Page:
Latin jazz enthusiasts will rejoice as they sway to the exotic sounds of director Fernando Trueba's musical mosaic Calle 54, a testament to Trueba's appreciation for this style of music and the celebrated artists responsible for producing this lyrical landscape. But though the music featured in this finger-snapping anthology is indeed infectious, Trueba never really provides any insight into the genre or the talents responsible for igniting the movement. Calle 54 is a festive experience for those who are willing to embrace Latin jazz, but it doesn't reveal anything beyond a peek at a two hour celluloid concert in session.
Inevitably, Calle 54 will beg comparisons to the highly-charged jolt of Buena Vista Social Club. What made Buena Vista so frothy and enticing was its emphasis on the biographical stamp of the artists and what the music meant to that society's psyche. In Calle 54, Trueba parades around a who's who of Latin musicians and lets the music flow, but without invoking any emotion.
We know that music can be presented as a way to define the fabric of various cultures, particularly in the Latin world. But Trueba is so busy playing a cheerleader to the random proceedings at hand, he doesn't seize the opportunity. How does it influence the community? Just how inspirational was it to the artists who performed it? Is the music a political statement disguised in melody? Since Trueba fails to adequately spotlight the artists, giving them a back seat to their own tunes, is he hinting that they are less important than the songs? Is the spirituality of music more significant than what we gave it credit for? Trueba unintentionally raises more questions than he cares to account for.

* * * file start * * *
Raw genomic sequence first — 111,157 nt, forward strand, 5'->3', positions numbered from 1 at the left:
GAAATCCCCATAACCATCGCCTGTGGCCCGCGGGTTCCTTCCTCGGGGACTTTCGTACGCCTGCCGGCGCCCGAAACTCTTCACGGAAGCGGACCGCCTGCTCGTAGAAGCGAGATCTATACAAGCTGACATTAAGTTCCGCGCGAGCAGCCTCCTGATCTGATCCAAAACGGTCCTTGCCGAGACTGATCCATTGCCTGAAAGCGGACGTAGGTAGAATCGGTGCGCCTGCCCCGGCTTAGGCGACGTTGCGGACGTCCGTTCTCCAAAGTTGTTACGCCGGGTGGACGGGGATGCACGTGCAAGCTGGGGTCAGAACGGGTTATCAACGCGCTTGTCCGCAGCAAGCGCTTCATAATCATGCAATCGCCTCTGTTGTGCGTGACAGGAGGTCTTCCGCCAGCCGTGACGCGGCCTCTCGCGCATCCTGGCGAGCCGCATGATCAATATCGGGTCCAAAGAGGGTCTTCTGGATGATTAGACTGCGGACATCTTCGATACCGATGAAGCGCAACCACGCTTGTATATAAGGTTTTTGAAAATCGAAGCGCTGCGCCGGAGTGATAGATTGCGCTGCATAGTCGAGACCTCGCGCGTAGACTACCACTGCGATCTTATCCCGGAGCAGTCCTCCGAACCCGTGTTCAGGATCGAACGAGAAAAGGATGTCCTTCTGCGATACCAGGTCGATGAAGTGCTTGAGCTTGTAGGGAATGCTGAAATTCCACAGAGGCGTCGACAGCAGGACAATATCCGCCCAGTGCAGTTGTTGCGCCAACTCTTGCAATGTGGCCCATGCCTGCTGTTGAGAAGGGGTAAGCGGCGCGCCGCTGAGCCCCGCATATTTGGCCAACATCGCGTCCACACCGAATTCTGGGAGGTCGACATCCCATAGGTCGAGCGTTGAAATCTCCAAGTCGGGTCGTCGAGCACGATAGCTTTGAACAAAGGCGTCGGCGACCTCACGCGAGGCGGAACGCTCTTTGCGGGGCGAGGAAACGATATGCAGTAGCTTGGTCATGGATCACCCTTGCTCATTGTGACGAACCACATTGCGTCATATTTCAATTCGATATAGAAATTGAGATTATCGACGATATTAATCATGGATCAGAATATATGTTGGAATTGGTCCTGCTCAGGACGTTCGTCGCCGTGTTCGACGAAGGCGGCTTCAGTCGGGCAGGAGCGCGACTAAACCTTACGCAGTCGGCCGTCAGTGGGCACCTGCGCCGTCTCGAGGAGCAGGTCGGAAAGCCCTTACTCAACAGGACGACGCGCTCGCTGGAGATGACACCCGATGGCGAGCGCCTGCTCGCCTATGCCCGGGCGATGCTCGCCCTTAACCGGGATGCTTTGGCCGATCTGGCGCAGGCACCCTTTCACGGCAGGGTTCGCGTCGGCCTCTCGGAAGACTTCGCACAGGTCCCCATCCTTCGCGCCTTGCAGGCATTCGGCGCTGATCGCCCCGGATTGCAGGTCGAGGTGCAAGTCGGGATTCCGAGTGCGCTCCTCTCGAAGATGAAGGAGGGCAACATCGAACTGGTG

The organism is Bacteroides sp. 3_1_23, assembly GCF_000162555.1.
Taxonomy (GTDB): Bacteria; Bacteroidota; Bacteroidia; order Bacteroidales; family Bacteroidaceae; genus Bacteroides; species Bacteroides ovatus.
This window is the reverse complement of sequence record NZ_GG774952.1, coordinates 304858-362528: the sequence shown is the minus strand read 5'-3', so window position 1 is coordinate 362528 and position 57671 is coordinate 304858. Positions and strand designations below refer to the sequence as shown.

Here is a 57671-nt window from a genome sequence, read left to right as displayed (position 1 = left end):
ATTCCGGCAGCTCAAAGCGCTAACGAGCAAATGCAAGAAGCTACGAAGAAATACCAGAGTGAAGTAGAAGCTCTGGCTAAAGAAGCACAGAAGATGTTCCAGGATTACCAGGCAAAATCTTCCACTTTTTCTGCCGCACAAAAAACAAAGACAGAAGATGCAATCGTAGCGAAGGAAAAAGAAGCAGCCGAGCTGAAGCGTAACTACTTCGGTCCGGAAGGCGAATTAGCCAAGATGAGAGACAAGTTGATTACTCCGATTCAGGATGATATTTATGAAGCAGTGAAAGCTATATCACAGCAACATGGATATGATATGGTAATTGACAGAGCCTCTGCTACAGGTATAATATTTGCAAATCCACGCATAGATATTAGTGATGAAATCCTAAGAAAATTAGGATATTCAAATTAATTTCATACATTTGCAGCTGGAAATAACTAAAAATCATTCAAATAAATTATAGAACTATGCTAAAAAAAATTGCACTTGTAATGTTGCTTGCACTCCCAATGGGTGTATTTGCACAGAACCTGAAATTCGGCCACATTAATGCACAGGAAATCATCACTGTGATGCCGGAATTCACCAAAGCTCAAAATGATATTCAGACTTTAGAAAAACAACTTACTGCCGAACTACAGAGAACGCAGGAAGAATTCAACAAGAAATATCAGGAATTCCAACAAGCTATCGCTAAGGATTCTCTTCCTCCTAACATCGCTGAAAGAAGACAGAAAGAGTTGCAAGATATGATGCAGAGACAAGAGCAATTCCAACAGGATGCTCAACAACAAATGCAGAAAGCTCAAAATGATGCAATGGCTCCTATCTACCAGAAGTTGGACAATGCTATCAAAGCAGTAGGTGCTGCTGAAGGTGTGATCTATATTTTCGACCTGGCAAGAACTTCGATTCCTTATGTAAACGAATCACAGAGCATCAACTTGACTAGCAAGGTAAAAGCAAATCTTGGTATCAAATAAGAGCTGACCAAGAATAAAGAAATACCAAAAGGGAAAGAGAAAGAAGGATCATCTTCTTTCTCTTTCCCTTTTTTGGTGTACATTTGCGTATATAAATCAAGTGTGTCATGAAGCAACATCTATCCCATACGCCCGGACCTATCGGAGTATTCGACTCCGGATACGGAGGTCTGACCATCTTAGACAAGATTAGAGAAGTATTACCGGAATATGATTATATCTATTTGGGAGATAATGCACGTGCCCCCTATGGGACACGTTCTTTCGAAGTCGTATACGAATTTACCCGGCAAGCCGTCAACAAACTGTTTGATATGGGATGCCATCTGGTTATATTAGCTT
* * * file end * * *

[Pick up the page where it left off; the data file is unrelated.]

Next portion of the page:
Trueba has fun marching out the personalities responsible for the musical mayhem. There's a continuous line of Latin jazz artists doing their thing: Tito Puente, Chucho Valdes, Jerry Gonzalez, Cachao Lopez, Paquito D'Rivera, and more. As they play with ferocious merriment, you sit there wondering when the drum solo will end. Monotony eventually seeps in, and even the most ardent fans of Latin jazz probably won't mind if the subjects dropped their instruments and shed some insight on the music they play.
Calle 54 is an energetic look at remarkably talented performers who give life to the high-spirited sounds of a unique brand of music. The film does briefly touch upon the individual artists but we really understand them, but the musical numbers are breathtaking, and the camerawork adds to the film's vibrant presentation. If you really want to get behind the scenes, you need to turn to the commentary tracks on the DVD (courtesy of associate producer Nat Chediak, one in English and one in Spanish), but then you end up missing out on the music. There's also a documentary on the history of Latin jazz included to provide a bit more backstory.
What you get out of watching Calle 54 can essentially be duplicated by listening to a lively CD. The music is spry and enjoyable. As a documentary that shines some light on this kind of music, I'm ambivalent. But as a personal postcard to filmmaker Trueba and the legions of fans who adore Latin jazz, Calle 54 strikes a funky chord.
It's all fun and games until someone gets hurt.